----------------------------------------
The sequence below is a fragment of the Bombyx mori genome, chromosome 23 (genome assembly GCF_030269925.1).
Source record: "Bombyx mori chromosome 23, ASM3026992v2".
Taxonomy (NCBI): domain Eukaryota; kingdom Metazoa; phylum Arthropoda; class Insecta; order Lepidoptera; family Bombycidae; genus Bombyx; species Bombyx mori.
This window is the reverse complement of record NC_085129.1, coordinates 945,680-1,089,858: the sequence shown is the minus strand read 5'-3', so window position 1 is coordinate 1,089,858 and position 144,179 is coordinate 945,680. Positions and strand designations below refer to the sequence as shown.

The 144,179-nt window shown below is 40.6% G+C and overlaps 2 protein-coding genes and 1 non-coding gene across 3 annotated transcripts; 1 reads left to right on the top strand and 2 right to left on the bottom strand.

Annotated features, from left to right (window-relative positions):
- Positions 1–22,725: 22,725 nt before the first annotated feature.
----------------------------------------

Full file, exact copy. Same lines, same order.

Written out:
The sequence below is a fragment of the Bombyx mori genome, chromosome 23 (genome assembly GCF_030269925.1).
Source record: "Bombyx mori chromosome 23, ASM3026992v2".
Taxonomy (NCBI): domain Eukaryota; kingdom Metazoa; phylum Arthropoda; class Insecta; order Lepidoptera; family Bombycidae; genus Bombyx; species Bombyx mori.
This window is the reverse complement of record NC_085129.1, coordinates 945,680-1,089,858: the sequence shown is the minus strand read 5'-3', so window position 1 is coordinate 1,089,858 and position 144,179 is coordinate 945,680. Positions and strand designations below refer to the sequence as shown.

The 144,179-nt window shown below is 40.6% G+C and overlaps 2 protein-coding genes and 1 non-coding gene across 3 annotated transcripts; 1 reads left to right on the top strand and 2 right to left on the bottom strand.

Annotated features, from left to right (window-relative positions):
- Positions 1–22,725: 22,725 nt before the first annotated feature.